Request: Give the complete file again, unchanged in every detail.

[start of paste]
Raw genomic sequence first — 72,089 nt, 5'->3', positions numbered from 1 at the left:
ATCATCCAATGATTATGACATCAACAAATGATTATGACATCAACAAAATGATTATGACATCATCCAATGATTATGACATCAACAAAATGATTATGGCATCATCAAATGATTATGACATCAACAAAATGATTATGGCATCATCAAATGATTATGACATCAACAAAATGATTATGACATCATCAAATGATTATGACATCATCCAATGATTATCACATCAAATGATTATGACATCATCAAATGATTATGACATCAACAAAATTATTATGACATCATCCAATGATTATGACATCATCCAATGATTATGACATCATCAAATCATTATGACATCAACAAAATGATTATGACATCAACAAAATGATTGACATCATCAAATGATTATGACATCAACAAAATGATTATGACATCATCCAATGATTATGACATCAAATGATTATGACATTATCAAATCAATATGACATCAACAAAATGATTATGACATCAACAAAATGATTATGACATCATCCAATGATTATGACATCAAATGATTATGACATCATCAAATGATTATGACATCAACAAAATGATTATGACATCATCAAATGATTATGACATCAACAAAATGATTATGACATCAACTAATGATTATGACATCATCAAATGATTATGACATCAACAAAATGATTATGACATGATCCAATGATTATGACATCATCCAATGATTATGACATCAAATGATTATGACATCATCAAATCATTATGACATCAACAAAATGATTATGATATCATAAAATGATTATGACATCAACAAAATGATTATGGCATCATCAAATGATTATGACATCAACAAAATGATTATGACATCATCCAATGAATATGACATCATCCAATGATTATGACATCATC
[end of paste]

Raw genomic sequence first — 72,089 nt, 5'->3', positions numbered from 1 at the left:
ATCATCCAATGATTATGACATCAACAAATGATTATGACATCAACAAAATGATTATGACATCATCCAATGATTATGACATCAACAAAATGATTATGGCATCATCAAATGATTATGACATCAACAAAATGATTATGGCATCATCAAATGATTATGACATCAACAAAATGATTATGACATCATCAAATGATTATGACATCATCCAATGATTATCACATCAAATGATTATGACATCATCAAATGATTATGACATCAACAAAATTATTATGACATCATCCAATGATTATGACATCATCCAATGATTATGACATCATCAAATCATTATGACATCAACAAAATGATTATGACATCAACAAAATGATTGACATCATCAAATGATTATGACATCAACAAAATGATTATGACATCATCCAATGATTATGACATCAAATGATTATGACATTATCAAATCAATATGACATCAACAAAATGATTATGACATCAACAAAATGATTATGACATCATCCAATGATTATGACATCAAATGATTATGACATCATCAAATGATTATGACATCAACAAAATGATTATGACATCATCAAATGATTATGACATCAACAAAATGATTATGACATCAACTAATGATTATGACATCATCAAATGATTATGACATCAACAAAATGATTATGACATGATCCAATGATTATGACATCATCCAATGATTATGACATCAAATGATTATGACATCATCAAATCATTATGACATCAACAAAATGATTATGATATCATAAAATGATTATGACATCAACAAAATGATTATGGCATCATCAAATGATTATGACATCAACAAAATGATTATGACATCATCCAATGAATATGACATCATCCAATGATTATGACATCATC